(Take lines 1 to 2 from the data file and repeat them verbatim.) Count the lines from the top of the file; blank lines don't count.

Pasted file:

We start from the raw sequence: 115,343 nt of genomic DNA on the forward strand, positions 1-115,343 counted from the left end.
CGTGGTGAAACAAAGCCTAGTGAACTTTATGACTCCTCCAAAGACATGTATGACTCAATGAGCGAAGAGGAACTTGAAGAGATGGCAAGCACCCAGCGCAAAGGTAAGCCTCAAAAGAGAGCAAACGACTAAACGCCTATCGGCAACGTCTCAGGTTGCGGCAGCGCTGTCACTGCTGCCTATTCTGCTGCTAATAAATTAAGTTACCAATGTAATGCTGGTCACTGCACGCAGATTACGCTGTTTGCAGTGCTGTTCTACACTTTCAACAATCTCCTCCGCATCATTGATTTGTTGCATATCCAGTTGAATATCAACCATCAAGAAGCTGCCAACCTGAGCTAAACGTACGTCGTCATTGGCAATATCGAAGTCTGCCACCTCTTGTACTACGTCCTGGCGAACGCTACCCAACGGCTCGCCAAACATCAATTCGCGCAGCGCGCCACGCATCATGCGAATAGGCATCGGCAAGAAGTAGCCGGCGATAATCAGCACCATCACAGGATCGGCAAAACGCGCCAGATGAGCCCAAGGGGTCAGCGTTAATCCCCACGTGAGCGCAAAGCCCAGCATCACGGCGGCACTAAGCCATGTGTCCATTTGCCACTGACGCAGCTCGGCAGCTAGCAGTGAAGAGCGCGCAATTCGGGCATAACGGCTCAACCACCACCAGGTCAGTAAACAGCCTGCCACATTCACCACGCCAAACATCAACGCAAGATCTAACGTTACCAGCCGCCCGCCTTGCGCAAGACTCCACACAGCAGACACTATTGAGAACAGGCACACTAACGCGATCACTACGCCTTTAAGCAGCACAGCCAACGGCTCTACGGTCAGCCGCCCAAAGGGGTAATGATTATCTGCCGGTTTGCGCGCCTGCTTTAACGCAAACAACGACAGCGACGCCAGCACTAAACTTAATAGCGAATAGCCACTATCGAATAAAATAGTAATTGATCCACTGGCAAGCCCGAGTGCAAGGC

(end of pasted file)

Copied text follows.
We start from the raw sequence: 115,343 nt of genomic DNA on the forward strand, positions 1-115,343 counted from the left end.
CGTGGTGAAACAAAGCCTAGTGAACTTTATGACTCCTCCAAAGACATGTATGACTCAATGAGCGAAGAGGAACTTGAAGAGATGGCAAGCACCCAGCGCAAAGGTAAGCCTCAAAAGAGAGCAAACGACTAAACGCCTATCGGCAACGTCTCAGGTTGCGGCAGCGCTGTCACTGCTGCCTATTCTGCTGCTAATAAATTAAGTTACCAATGTAATGCTGGTCACTGCACGCAGATTACGCTGTTTGCAGTGCTGTTCTACACTTTCAACAATCTCCTCCGCATCATTGATTTGTTGCATATCCAGTTGAATATCAACCATCAAGAAGCTGCCAACCTGAGCTAAACGTACGTCGTCATTGGCAATATCGAAGTCTGCCACCTCTTGTACTACGTCCTGGCGAACGCTACCCAACGGCTCGCCAAACATCAATTCGCGCAGCGCGCCACGCATCATGCGAATAGGCATCGGCAAGAAGTAGCCGGCGATAATCAGCACCATCACAGGATCGGCAAAACGCGCCAGATGAGCCCAAGGGGTCAGCGTTAATCCCCACGTGAGCGCAAAGCCCAGCATCACGGCGGCACTAAGCCATGTGTCCATTTGCCACTGACGCAGCTCGGCAGCTAGCAGTGAAGAGCGCGCAATTCGGGCATAACGGCTCAACCACCACCAGGTCAGTAAACAGCCTGCCACATTCACCACGCCAAACATCAACGCAAGATCTAACGTTACCAGCCGCCCGCCTTGCGCAAGACTCCACACAGCAGACACTATTGAGAACAGGCACACTAACGCGATCACTACGCCTTTAAGCAGCACAGCCAACGGCTCTACGGTCAGCCGCCCAAAGGGGTAATGATTATCTGCCGGTTTGCGCGCCTGCTTTAACGCAAACAACGACAGCGACGCCAGCACTAAACTTAATAGCGAATAGCCACTATCGAATAAAATAGTAATTGATCCACTGGCAAGCCCGAGTGCAAGGC